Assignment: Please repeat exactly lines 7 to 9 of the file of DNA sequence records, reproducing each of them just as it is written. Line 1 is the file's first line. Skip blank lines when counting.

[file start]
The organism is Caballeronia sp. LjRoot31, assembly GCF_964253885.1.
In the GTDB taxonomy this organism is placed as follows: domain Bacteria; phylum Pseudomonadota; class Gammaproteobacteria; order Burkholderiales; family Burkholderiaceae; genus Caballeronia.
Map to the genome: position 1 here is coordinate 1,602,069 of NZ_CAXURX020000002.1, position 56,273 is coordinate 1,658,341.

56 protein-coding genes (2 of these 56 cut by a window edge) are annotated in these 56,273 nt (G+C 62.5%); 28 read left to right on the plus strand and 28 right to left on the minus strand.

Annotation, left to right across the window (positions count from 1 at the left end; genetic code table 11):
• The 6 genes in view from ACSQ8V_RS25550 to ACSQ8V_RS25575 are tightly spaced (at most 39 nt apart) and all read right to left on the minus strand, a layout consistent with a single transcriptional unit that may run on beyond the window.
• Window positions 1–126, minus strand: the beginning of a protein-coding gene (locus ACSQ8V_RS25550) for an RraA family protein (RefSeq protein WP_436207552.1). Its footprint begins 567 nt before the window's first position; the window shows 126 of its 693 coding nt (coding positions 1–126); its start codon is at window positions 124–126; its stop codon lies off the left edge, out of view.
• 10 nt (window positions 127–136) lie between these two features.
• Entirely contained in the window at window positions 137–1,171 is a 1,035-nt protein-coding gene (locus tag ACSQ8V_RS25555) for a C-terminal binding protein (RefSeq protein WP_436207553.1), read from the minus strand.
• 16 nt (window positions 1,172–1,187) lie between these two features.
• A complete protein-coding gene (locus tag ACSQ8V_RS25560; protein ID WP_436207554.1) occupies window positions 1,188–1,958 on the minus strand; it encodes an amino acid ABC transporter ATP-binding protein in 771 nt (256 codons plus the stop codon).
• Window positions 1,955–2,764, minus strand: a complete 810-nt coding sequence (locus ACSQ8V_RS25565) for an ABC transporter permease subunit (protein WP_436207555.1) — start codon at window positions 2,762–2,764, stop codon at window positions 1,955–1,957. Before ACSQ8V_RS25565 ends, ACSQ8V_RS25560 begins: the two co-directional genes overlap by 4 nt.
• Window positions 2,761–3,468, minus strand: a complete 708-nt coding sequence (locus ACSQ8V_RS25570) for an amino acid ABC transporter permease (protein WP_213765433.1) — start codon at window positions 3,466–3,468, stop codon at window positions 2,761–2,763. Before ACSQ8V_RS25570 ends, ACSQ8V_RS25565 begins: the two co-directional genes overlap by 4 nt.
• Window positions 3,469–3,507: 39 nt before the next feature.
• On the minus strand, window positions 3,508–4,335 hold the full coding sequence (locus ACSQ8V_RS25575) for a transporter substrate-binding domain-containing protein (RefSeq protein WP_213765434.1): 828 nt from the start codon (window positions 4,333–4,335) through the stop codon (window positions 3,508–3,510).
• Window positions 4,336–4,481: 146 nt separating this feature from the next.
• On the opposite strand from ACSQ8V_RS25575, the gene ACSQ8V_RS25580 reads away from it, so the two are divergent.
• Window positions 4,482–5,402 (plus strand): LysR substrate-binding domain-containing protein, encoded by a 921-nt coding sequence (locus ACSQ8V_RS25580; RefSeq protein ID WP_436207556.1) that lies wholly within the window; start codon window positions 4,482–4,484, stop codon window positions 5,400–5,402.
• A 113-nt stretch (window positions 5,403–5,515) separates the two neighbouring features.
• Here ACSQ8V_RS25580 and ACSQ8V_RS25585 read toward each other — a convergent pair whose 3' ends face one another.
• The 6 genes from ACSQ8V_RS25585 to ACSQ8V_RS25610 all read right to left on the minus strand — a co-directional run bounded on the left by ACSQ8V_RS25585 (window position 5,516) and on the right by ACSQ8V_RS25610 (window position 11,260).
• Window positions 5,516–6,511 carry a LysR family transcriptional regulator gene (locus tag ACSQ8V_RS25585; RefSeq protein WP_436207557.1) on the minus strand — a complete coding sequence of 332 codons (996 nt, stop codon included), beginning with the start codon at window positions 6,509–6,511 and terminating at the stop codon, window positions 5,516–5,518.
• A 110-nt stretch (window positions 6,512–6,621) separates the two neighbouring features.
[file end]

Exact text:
• Window positions 1–126, minus strand: the beginning of a protein-coding gene (locus ACSQ8V_RS25550) for an RraA family protein (RefSeq protein WP_436207552.1). Its footprint begins 567 nt before the window's first position; the window shows 126 of its 693 coding nt (coding positions 1–126); its start codon is at window positions 124–126; its stop codon lies off the left edge, out of view.
• 10 nt (window positions 127–136) lie between these two features.
• Entirely contained in the window at window positions 137–1,171 is a 1,035-nt protein-coding gene (locus tag ACSQ8V_RS25555) for a C-terminal binding protein (RefSeq protein WP_436207553.1), read from the minus strand.